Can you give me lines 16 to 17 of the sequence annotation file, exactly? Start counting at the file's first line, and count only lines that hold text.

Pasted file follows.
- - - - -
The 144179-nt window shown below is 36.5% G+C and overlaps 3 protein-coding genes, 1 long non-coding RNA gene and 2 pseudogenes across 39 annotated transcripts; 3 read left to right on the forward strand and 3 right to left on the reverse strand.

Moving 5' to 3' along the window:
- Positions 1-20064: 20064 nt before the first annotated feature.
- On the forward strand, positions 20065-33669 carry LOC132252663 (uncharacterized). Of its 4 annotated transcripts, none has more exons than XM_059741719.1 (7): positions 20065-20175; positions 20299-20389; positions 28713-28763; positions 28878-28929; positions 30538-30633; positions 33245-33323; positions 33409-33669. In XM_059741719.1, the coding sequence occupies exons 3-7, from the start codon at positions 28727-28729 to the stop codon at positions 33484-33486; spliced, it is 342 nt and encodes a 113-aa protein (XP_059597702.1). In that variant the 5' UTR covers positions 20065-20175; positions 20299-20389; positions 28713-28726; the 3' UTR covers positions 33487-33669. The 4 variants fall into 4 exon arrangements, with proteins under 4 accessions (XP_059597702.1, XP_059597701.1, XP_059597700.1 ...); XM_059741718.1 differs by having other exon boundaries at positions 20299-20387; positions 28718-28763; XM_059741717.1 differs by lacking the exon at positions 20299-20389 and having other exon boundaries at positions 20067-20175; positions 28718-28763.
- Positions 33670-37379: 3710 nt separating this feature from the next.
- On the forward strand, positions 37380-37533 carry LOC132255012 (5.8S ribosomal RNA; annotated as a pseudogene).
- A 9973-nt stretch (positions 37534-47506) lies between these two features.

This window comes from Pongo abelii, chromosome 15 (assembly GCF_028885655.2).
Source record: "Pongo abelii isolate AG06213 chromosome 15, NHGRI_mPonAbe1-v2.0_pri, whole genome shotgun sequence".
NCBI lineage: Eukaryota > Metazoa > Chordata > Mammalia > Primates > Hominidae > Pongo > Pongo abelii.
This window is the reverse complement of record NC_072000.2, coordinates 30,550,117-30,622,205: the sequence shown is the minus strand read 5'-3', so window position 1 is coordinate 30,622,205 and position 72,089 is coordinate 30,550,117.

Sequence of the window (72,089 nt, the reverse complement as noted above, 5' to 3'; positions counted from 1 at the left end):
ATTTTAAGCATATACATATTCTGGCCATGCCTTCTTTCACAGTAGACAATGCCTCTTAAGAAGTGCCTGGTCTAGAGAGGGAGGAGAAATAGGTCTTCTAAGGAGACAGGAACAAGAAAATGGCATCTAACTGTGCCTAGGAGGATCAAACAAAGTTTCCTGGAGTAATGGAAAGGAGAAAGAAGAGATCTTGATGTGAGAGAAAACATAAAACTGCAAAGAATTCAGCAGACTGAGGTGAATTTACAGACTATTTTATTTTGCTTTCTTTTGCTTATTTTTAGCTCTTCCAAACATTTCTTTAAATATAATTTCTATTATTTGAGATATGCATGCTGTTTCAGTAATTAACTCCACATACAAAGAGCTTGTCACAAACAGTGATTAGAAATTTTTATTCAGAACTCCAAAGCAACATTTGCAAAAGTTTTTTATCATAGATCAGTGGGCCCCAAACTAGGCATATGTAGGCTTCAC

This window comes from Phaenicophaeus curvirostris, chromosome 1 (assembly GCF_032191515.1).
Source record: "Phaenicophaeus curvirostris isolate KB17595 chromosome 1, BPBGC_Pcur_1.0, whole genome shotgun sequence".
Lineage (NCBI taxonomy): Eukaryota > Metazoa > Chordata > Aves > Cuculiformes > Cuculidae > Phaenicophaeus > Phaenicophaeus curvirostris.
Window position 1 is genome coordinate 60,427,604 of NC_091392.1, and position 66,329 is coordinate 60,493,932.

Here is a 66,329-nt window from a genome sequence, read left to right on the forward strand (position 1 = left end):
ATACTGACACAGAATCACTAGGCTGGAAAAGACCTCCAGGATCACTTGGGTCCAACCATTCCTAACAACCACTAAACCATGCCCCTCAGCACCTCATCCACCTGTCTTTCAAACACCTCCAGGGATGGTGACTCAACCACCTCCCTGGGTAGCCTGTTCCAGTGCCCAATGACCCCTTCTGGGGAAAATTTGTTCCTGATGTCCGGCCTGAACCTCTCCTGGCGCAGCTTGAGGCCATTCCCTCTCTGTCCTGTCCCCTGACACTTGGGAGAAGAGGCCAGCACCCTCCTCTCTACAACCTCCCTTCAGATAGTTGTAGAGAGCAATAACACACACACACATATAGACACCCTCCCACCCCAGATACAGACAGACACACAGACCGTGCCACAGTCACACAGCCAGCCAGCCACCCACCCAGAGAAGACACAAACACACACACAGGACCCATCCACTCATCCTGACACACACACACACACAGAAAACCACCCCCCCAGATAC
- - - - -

Lineage (NCBI taxonomy): Eukaryota > Metazoa > Chordata > Aves > Cuculiformes > Cuculidae > Phaenicophaeus > Phaenicophaeus curvirostris.
Window position 1 is genome coordinate 60,427,604 of NC_091392.1, and position 66,329 is coordinate 60,493,932.